Flick of The Day: Shadow Dancer

There are many compelling stories to be found in the near thirty years of internecine conflict which struck Northern Ireland over the last few decades. Perhaps the most interesting tale are those individuals who risked their lives to spy on the various terrorist groups at the behest of the British government, today's flick of the day Shadow Dancer, is such a tale.
Set in Belfast in 1993 in the dying days of the conflict as peace rears its head, Shadow Dancer is the story of Colette McVeigh a committed IRA terrorist. While attempting to place a bomb on the London Underground, she is captured by MI5 in the form of  the mild mannered but diligent agent Mac, played by Clive Owen. Mac offers her two options, either go to prison or go on the payroll. A reluctant Colette opts to spy so that she can protect her young son and returns to Belfast. We learn that her family are deeply involved in the cause with her two brothers Gerry and Connor operating their own unit. Gerry is the quiet yet disturbingly  intense commander played by the brilliant Aidan Gillen while Connor played by Domhnall Gleeson is floppy haired and loose lipped yet no less committed than his brother. Watching over this is the creepy Kevin, played by David Wilmot in a fine performance, an IRA lieutenant trying to root out any informants in the group. It becomes apparent that Kevin is deeply suspicious of Colette. As Colette begins to pass information, the noose begins to tighten around her family as a series of near misses ratchet up the tension. 
A dark film from beginning to end, it is perhaps the best portrayal that I have come across of the sheer terror that was caused in Northern Ireland during the Troubles.  The sword of Damocles which hangs over Colette throughout is something which affected all inhabitants of that troubled land at some time. The fear of what was around the corner, a bullet or a bomb with your name on it. This creates and incredible tension which becomes unbearable as the film reaches its climax. The twist in the tale when it comes is unexpected but yet not out of character to the rest of the film.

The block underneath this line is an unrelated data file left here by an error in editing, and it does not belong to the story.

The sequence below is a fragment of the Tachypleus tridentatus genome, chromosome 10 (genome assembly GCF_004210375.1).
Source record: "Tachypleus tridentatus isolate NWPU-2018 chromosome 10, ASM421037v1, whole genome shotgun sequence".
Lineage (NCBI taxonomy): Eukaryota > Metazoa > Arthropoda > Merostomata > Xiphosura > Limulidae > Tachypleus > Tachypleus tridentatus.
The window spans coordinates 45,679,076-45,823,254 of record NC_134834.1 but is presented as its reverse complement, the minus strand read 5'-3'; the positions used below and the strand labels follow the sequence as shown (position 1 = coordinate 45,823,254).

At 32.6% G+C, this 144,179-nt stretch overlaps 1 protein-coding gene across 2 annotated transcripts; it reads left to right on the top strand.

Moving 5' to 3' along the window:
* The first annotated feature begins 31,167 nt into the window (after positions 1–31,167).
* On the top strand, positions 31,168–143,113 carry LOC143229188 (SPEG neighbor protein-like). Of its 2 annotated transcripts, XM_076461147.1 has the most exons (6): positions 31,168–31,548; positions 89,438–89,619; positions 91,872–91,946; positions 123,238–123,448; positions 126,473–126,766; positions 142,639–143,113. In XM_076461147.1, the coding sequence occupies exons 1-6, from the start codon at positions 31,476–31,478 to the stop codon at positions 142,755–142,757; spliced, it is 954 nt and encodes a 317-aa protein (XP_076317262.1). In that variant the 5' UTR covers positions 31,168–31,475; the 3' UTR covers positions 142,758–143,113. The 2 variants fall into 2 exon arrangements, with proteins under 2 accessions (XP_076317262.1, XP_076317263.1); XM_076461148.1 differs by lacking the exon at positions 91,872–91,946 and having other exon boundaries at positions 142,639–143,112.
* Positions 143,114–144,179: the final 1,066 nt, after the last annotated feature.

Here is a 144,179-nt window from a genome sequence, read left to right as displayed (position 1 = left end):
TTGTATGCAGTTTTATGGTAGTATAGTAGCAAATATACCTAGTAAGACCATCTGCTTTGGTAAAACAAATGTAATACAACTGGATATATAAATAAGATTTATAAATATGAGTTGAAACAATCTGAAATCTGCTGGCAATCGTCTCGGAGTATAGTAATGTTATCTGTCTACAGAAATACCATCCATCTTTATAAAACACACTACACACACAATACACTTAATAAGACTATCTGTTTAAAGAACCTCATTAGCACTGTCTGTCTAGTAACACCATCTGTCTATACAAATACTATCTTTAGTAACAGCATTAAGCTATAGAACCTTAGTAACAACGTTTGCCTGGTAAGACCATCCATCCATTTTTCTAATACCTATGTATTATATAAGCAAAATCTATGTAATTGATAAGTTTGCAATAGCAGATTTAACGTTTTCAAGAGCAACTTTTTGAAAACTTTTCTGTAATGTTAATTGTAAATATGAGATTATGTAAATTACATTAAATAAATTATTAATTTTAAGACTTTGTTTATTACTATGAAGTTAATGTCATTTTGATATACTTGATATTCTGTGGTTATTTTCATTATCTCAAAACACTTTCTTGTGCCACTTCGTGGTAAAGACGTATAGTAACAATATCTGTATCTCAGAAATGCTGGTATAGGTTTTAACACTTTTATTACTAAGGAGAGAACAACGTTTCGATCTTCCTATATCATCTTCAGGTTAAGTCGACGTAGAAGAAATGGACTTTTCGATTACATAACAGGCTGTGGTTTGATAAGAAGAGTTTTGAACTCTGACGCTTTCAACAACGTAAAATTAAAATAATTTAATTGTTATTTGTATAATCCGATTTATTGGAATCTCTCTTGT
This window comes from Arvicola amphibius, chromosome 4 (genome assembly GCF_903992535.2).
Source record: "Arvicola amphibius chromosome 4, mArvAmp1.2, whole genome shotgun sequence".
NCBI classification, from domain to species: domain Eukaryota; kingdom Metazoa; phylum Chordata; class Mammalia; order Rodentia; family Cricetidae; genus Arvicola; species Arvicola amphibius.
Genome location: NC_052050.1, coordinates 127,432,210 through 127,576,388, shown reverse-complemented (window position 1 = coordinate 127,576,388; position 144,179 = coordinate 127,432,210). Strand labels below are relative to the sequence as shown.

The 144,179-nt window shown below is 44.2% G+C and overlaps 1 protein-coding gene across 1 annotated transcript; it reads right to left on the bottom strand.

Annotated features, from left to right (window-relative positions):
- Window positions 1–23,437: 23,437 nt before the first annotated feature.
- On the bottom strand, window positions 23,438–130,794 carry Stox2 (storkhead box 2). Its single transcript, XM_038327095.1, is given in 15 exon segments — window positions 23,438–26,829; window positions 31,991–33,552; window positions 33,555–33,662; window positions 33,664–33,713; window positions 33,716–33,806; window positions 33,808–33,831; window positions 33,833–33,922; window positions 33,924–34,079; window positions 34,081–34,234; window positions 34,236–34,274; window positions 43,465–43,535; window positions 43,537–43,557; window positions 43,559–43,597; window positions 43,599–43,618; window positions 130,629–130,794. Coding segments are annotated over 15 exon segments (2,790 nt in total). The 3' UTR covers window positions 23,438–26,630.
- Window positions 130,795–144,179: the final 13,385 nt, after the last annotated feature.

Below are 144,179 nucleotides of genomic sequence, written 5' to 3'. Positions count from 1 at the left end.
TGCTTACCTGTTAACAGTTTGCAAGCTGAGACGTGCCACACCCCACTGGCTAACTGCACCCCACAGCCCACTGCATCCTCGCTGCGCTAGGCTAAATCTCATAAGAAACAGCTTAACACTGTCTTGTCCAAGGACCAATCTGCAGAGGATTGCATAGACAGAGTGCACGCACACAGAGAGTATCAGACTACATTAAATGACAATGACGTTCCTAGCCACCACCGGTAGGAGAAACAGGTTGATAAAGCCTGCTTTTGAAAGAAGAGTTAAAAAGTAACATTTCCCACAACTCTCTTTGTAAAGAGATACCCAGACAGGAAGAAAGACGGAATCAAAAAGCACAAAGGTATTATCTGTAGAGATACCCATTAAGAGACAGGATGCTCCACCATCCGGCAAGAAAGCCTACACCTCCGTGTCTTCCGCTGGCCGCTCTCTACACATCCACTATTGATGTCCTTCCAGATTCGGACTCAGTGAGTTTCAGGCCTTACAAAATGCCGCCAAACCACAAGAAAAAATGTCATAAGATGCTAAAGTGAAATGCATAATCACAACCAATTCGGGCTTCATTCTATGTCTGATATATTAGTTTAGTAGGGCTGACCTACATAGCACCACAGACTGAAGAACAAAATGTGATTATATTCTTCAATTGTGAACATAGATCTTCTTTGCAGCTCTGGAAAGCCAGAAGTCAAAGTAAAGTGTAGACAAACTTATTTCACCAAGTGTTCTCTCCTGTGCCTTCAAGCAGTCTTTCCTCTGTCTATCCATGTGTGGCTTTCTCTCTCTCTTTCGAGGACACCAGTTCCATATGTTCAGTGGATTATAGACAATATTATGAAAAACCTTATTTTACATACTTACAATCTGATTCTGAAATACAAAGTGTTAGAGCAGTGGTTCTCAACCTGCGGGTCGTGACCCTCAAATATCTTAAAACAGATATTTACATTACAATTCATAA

While James March direction is assured throughout, he is aided by some great performances. The male leads deliver pitch perfect performances but particular attention must go to Andrea Riseborough as Colette and Brid Brennan as her mother, two women who are victims of circumstance and yet persevere to the bitter end. They both bring a great presence to the screen.
An intense gripping film throughout, this is an excellent adaptation of the earlier novel which builds from a slow burn to an explosive finale. Debuting out of competition at the Berlin Film Festival in February 2012, it is a must see.